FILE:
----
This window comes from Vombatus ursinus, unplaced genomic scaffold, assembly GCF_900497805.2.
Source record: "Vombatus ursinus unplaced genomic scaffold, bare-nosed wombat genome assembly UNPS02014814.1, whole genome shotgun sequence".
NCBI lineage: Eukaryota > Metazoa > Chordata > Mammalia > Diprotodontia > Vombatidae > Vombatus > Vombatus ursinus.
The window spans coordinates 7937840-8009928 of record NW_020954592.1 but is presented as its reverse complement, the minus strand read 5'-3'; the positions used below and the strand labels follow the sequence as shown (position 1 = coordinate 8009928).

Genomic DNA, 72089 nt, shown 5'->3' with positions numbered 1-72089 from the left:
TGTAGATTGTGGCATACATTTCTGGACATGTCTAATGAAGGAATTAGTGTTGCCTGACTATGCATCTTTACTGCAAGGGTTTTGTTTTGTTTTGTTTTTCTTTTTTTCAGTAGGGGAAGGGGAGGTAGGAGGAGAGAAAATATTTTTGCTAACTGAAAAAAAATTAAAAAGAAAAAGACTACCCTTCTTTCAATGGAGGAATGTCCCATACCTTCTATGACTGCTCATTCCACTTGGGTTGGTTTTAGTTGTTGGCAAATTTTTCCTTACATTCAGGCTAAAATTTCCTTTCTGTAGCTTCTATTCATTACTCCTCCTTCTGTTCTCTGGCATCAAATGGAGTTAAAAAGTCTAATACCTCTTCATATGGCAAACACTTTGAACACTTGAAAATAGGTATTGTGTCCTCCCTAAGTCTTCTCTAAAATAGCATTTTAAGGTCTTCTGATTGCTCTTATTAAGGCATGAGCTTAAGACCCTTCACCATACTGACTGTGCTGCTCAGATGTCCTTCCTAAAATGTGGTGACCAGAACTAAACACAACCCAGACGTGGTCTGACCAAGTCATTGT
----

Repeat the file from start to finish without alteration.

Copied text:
This window comes from Vombatus ursinus, unplaced genomic scaffold, assembly GCF_900497805.2.
Source record: "Vombatus ursinus unplaced genomic scaffold, bare-nosed wombat genome assembly UNPS02014814.1, whole genome shotgun sequence".
NCBI lineage: Eukaryota > Metazoa > Chordata > Mammalia > Diprotodontia > Vombatidae > Vombatus > Vombatus ursinus.
The window spans coordinates 7937840-8009928 of record NW_020954592.1 but is presented as its reverse complement, the minus strand read 5'-3'; the positions used below and the strand labels follow the sequence as shown (position 1 = coordinate 8009928).

Genomic DNA, 72089 nt, shown 5'->3' with positions numbered 1-72089 from the left:
TGTAGATTGTGGCATACATTTCTGGACATGTCTAATGAAGGAATTAGTGTTGCCTGACTATGCATCTTTACTGCAAGGGTTTTGTTTTGTTTTGTTTTTCTTTTTTTCAGTAGGGGAAGGGGAGGTAGGAGGAGAGAAAATATTTTTGCTAACTGAAAAAAAATTAAAAAGAAAAAGACTACCCTTCTTTCAATGGAGGAATGTCCCATACCTTCTATGACTGCTCATTCCACTTGGGTTGGTTTTAGTTGTTGGCAAATTTTTCCTTACATTCAGGCTAAAATTTCCTTTCTGTAGCTTCTATTCATTACTCCTCCTTCTGTTCTCTGGCATCAAATGGAGTTAAAAAGTCTAATACCTCTTCATATGGCAAACACTTTGAACACTTGAAAATAGGTATTGTGTCCTCCCTAAGTCTTCTCTAAAATAGCATTTTAAGGTCTTCTGATTGCTCTTATTAAGGCATGAGCTTAAGACCCTTCACCATACTGACTGTGCTGCTCAGATGTCCTTCCTAAAATGTGGTGACCAGAACTAAACACAACCCAGACGTGGTCTGACCAAGTCATTGT